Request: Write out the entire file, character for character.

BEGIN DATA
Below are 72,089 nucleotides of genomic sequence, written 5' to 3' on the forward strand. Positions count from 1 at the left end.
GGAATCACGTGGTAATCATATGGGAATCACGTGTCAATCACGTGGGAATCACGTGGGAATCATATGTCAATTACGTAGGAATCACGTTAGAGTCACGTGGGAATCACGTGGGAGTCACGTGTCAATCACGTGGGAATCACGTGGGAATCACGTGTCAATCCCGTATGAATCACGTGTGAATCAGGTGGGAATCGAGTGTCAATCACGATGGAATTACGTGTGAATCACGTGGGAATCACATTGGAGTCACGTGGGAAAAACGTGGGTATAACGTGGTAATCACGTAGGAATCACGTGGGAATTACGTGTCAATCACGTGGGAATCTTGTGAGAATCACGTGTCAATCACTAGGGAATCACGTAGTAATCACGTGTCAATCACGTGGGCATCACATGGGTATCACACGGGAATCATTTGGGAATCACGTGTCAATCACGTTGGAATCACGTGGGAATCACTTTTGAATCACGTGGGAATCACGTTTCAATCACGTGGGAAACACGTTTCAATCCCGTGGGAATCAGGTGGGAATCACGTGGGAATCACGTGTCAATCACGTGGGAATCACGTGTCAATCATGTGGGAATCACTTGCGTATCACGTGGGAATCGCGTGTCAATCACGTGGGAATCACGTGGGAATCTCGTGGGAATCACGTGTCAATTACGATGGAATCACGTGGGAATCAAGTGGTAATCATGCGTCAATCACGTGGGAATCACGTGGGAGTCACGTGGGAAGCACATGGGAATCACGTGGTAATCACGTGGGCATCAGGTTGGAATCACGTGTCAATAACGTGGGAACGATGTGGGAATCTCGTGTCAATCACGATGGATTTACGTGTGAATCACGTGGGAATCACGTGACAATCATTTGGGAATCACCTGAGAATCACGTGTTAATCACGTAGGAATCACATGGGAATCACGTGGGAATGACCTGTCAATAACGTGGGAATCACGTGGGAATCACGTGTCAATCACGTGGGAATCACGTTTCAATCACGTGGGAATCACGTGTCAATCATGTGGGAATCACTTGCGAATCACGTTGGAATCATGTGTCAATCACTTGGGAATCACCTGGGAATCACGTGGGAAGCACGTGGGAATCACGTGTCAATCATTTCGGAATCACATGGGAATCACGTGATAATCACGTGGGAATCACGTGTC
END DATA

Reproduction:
Below are 72,089 nucleotides of genomic sequence, written 5' to 3' on the forward strand. Positions count from 1 at the left end.
GGAATCACGTGGTAATCATATGGGAATCACGTGTCAATCACGTGGGAATCACGTGGGAATCATATGTCAATTACGTAGGAATCACGTTAGAGTCACGTGGGAATCACGTGGGAGTCACGTGTCAATCACGTGGGAATCACGTGGGAATCACGTGTCAATCCCGTATGAATCACGTGTGAATCAGGTGGGAATCGAGTGTCAATCACGATGGAATTACGTGTGAATCACGTGGGAATCACATTGGAGTCACGTGGGAAAAACGTGGGTATAACGTGGTAATCACGTAGGAATCACGTGGGAATTACGTGTCAATCACGTGGGAATCTTGTGAGAATCACGTGTCAATCACTAGGGAATCACGTAGTAATCACGTGTCAATCACGTGGGCATCACATGGGTATCACACGGGAATCATTTGGGAATCACGTGTCAATCACGTTGGAATCACGTGGGAATCACTTTTGAATCACGTGGGAATCACGTTTCAATCACGTGGGAAACACGTTTCAATCCCGTGGGAATCAGGTGGGAATCACGTGGGAATCACGTGTCAATCACGTGGGAATCACGTGTCAATCATGTGGGAATCACTTGCGTATCACGTGGGAATCGCGTGTCAATCACGTGGGAATCACGTGGGAATCTCGTGGGAATCACGTGTCAATTACGATGGAATCACGTGGGAATCAAGTGGTAATCATGCGTCAATCACGTGGGAATCACGTGGGAGTCACGTGGGAAGCACATGGGAATCACGTGGTAATCACGTGGGCATCAGGTTGGAATCACGTGTCAATAACGTGGGAACGATGTGGGAATCTCGTGTCAATCACGATGGATTTACGTGTGAATCACGTGGGAATCACGTGACAATCATTTGGGAATCACCTGAGAATCACGTGTTAATCACGTAGGAATCACATGGGAATCACGTGGGAATGACCTGTCAATAACGTGGGAATCACGTGGGAATCACGTGTCAATCACGTGGGAATCACGTTTCAATCACGTGGGAATCACGTGTCAATCATGTGGGAATCACTTGCGAATCACGTTGGAATCATGTGTCAATCACTTGGGAATCACCTGGGAATCACGTGGGAAGCACGTGGGAATCACGTGTCAATCATTTCGGAATCACATGGGAATCACGTGATAATCACGTGGGAATCACGTGTC